Exactly how nannies help powerful women do it all

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Photo-Illustration: by The Cut; Photo: Getty Images

When New York went into lockdown two years ago, Sarah, not her real name, moved to the countryside. She would have taken refuge in her small apartment had it not been for her job as a nanny for the young son of a famous actress. When her employer’s family left town, Sarah and her husband also packed up and went to live in a rental house near theirs – provided by Sarah’s employers – so she could continue to work. take care of his charge. “We all got a lot closer,” she says. “My husband and her husband were chopping down trees in the woods and shouting politics.”

The actress was still doing interviews and play readings online, and Sarah gave her the space to focus by spending hours outside with the boy, catching frogs and covering herself in mud. When his employers really needed space or time to rest, she could always take him to her house down the street. At first, the adults took turns running the school from a distance — “So nobody killed anybody,” Sarah says kindly — but eventually she handled that for the most part, too.

Back in town, in closer neighborhoods, the nannies prepared lunches for themselves and their charges and went out for walks, or they facilitated the sometimes difficult transition when a parent, coming out of his bedroom-office to have lunch with the children, had to confine themselves again. Rebecca, who works as a nanny for a wealthy New York family, would reframe the potentially busy time after lunch as an opportunity for her and the child to do another activity. “Rather than the emphasis being ‘And then mom goes back to work,'” she says, “it’s ‘And then we go outside.’ Even if they were just going to take out the trash.

By squeezing work life and family life into the same space, the pandemic has provided many examples of how nannies enable women to raise children while pursuing high profile careers. Too often, the important work of nannies is relegated to the background. When COVID-19 disrupted the daily routines of work and childcare, it highlighted the crucial role nannies play in the flow of daily life for many parents. “I think people thought they could work from home and not have as much childcare, but I think they’re realizing the hard way that it doesn’t quite work that way,” says Julia Gaskell , who runs the placement agency within UK-based Norland College, which specializes in a nanny training program involving a three-year degree and a one-year probationary position. At this point in the pandemic, Gaskell is seeing an unprecedented demand for Norland nannies, including from relatives in the United States.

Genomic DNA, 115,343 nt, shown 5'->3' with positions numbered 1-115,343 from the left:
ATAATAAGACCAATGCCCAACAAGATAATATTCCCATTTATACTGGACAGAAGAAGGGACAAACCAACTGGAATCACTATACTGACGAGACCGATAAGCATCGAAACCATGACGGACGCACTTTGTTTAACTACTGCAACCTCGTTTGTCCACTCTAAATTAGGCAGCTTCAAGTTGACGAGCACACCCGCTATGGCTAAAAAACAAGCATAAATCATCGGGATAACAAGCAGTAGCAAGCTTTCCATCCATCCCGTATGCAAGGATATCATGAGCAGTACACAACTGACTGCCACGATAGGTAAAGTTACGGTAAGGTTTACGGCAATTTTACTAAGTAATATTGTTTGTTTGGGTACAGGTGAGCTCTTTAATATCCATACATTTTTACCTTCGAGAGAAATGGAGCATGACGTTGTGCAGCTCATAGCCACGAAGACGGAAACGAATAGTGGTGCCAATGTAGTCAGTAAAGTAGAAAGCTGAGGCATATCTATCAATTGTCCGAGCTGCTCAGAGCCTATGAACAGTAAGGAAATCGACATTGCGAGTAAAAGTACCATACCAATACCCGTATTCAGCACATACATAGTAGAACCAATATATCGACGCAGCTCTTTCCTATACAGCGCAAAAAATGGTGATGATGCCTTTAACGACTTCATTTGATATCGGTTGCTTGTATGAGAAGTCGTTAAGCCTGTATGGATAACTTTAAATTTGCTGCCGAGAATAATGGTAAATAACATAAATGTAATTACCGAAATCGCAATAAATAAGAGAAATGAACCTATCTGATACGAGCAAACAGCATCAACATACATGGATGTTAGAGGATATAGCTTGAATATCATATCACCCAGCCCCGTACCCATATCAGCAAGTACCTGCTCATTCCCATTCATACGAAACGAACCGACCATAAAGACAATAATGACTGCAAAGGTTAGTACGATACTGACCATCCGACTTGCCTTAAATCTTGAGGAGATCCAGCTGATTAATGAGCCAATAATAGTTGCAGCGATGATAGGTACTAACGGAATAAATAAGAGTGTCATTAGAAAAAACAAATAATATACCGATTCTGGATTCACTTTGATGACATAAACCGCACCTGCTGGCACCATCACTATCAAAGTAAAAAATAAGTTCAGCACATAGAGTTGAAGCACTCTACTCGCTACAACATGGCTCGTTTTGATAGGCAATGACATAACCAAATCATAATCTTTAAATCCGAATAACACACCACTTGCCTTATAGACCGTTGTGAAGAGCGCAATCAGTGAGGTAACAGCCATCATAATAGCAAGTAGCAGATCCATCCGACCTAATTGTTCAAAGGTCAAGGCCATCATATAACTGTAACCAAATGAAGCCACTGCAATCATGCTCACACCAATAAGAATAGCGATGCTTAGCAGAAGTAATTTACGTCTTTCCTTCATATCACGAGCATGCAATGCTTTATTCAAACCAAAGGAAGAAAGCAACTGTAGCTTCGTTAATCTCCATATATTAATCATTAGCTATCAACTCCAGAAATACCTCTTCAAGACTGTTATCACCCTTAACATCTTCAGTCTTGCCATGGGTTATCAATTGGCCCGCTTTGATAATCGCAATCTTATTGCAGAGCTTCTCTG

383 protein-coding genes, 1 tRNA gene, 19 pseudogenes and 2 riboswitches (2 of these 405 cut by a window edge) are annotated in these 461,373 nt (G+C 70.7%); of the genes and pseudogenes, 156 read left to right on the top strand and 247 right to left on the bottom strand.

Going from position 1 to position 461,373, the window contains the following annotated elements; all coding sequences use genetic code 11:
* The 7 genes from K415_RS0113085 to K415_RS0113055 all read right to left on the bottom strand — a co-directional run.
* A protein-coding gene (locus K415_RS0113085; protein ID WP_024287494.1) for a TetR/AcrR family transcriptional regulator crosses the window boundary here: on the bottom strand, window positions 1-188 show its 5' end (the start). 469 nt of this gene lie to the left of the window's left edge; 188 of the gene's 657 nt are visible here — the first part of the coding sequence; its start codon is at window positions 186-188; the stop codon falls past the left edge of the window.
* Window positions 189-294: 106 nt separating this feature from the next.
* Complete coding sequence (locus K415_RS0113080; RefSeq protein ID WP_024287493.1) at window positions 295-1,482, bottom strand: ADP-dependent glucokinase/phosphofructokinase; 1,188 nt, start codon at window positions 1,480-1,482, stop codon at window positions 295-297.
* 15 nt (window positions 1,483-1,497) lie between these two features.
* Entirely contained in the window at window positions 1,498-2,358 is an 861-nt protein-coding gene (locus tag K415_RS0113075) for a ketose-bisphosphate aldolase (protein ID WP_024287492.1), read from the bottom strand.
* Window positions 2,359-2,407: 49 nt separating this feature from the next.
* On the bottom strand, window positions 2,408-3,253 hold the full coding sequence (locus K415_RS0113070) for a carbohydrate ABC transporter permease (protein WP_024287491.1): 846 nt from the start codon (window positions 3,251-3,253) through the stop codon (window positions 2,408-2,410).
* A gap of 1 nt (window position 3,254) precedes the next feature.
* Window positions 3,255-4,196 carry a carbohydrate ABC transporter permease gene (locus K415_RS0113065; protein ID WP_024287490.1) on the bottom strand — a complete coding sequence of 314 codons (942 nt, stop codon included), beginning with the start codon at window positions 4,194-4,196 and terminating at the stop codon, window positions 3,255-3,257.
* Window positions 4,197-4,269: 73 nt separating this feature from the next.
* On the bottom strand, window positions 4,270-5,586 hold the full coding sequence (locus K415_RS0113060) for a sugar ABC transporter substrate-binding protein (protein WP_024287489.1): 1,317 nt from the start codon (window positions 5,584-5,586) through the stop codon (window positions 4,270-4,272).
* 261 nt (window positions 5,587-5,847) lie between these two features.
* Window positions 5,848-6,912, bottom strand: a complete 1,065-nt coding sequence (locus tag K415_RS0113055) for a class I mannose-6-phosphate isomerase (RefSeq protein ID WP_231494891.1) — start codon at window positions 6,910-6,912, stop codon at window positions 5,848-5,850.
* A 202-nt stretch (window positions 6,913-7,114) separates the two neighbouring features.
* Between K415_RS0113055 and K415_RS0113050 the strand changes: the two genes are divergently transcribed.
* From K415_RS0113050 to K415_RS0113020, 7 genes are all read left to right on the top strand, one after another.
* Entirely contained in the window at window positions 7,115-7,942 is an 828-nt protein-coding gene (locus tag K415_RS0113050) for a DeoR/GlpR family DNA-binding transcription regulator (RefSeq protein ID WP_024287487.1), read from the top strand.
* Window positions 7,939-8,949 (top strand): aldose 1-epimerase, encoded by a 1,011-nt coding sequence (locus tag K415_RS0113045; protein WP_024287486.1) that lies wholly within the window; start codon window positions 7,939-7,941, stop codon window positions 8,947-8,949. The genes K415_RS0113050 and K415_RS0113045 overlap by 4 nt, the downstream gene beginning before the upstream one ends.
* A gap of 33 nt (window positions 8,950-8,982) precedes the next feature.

For high-profile clients as well as those with more modest lifestyles, nanny jobs take many forms. Some nannies live with the families they work for and others come just for the day. Some spend years caring for the same child, while others focus on maternal care or temporary positions; before Rebecca landed her current job, she worked for 11 different families in a single year, spending time in London, Switzerland, Dubai and New Zealand. Gaskell has seen an increase in London-based families sharing the cost of a single nanny as well as an increase in wealthy families hiring teams of nannies for round-the-clock care. (Rebecca is a graduate of Norland, as Prince George’s nanny.)

Alice, a New York-based nanny from Norland, employed by the female CEO of a publicly traded company, typically works 12-hour days with weekends off. (Her employers are “very aware” that she has her own life, she adds, and give her notice if they ask her to work late or on weekends.) She drops the kids off at school , picks them up and transports them. to their various courses and activities. In the evening, she makes sure they have free time (coloring or playing cards), prepares dinner, helps with homework and debriefs the parents on the day of their return. If her employers are out late, she puts the children to bed and stays late or leaves if another member of the house staff is around. When the mother travels for work, Alice coordinates FaceTime calls between her and the children.

Over the years, Sarah’s boss worked on projects that required her to be off set for six months at a time, and during those times Sarah facilitated daily FaceTime chats between mother and son. She was also posting anecdotes and videos in a group chat with the actress and her husband to keep everyone up to date with the little moments in their son’s life, like the chaos of a football game played between young people. children or the triumph of understanding the free stroke in swimming class. “I sometimes felt bad because she had missed out on beautiful things, but she gave her such an exceptional life,” Sarah says.